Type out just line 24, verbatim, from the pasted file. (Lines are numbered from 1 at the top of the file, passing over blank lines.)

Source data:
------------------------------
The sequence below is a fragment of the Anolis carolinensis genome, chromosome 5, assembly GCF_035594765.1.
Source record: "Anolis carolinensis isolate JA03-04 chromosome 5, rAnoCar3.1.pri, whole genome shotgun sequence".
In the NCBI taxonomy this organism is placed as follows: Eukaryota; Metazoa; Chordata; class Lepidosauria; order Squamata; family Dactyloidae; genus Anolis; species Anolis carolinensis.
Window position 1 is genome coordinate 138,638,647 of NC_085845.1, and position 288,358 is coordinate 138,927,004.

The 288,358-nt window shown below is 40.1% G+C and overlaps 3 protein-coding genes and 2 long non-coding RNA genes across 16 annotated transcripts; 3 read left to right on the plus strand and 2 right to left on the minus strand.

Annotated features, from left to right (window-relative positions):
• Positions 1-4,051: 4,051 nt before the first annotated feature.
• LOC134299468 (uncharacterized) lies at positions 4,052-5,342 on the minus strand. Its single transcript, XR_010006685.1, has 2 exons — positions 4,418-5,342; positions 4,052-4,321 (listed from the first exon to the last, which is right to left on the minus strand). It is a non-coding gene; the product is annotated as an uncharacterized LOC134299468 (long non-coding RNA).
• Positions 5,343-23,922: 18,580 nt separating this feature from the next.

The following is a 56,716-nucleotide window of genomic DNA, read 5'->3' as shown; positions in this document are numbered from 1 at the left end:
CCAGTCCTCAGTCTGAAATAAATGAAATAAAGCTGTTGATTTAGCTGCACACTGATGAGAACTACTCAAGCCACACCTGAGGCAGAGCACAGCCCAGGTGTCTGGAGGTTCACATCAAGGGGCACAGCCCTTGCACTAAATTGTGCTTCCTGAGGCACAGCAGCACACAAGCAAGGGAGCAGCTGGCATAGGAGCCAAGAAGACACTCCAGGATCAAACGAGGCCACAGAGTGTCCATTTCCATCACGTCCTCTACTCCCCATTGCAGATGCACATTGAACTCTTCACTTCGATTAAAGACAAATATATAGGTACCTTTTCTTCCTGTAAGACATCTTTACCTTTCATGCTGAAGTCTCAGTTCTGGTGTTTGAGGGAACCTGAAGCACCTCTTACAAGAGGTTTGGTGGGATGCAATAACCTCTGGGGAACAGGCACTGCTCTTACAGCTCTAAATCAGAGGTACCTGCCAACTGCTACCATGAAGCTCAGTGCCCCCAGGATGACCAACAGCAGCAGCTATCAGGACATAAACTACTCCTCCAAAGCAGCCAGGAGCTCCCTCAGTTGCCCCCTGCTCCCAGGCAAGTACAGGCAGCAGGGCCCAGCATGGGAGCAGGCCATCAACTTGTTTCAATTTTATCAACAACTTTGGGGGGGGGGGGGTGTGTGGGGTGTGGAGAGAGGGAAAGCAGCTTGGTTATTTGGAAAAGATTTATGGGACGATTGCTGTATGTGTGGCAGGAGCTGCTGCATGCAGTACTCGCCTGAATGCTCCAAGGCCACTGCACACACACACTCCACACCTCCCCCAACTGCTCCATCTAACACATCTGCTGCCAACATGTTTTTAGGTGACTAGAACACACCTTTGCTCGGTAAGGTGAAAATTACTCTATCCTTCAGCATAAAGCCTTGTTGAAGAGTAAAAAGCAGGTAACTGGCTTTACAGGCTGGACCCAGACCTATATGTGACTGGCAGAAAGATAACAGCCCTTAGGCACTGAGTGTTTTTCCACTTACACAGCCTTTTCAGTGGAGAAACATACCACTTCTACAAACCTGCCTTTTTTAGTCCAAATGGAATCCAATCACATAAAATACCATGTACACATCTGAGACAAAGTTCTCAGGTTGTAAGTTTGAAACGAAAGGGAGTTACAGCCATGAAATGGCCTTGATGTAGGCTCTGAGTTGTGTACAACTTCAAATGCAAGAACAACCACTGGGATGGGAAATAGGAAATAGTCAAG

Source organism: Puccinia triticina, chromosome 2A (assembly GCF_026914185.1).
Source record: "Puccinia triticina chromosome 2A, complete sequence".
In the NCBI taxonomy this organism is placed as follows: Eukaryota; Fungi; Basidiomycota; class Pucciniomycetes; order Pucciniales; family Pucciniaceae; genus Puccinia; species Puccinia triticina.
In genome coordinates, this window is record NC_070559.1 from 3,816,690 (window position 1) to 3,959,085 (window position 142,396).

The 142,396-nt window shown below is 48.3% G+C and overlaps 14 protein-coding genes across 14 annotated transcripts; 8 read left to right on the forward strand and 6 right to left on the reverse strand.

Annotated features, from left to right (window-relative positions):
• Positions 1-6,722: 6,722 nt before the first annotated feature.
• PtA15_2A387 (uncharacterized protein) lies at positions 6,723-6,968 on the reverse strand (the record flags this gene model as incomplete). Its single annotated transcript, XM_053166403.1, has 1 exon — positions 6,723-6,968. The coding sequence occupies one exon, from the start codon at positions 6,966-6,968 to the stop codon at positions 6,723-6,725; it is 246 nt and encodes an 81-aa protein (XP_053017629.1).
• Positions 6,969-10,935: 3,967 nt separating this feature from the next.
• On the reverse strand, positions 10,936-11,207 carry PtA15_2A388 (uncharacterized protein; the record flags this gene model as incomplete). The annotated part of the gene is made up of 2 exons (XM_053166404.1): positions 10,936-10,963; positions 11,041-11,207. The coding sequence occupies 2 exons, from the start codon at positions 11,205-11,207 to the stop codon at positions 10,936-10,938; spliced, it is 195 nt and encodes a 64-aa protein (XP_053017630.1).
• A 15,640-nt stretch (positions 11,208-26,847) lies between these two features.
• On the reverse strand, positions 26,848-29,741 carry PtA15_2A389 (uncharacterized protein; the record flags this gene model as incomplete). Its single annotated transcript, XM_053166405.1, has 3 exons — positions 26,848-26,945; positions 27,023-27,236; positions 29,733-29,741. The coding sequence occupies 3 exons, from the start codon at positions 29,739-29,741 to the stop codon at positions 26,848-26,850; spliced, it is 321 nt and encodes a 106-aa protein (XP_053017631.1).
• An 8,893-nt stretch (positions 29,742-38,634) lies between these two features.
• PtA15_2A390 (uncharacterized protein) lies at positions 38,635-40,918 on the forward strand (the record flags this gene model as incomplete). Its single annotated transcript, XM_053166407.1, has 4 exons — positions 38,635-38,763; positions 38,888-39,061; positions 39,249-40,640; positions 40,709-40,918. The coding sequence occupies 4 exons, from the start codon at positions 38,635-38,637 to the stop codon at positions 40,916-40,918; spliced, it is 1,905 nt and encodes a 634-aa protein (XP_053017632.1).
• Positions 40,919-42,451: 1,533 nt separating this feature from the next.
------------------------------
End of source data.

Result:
• An 8,893-nt stretch (positions 29,742-38,634) lies between these two features.